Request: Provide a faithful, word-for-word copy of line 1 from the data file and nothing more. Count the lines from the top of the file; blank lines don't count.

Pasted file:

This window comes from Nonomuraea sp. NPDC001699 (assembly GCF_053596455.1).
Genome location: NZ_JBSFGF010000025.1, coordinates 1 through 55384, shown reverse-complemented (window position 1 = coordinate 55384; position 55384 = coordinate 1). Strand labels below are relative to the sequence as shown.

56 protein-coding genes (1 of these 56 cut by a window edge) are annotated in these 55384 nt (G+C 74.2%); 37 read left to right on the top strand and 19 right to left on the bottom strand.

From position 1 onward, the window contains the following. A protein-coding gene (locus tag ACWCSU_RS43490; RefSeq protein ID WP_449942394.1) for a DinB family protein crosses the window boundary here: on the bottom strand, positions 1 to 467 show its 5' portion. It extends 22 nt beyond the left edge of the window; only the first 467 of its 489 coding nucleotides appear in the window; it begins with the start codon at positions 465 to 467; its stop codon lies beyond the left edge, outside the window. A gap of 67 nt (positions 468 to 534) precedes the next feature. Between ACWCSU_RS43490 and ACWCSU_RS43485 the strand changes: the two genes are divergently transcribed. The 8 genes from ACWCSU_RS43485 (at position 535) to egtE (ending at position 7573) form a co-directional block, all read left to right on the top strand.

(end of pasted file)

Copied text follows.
This window comes from Nonomuraea sp. NPDC001699 (assembly GCF_053596455.1).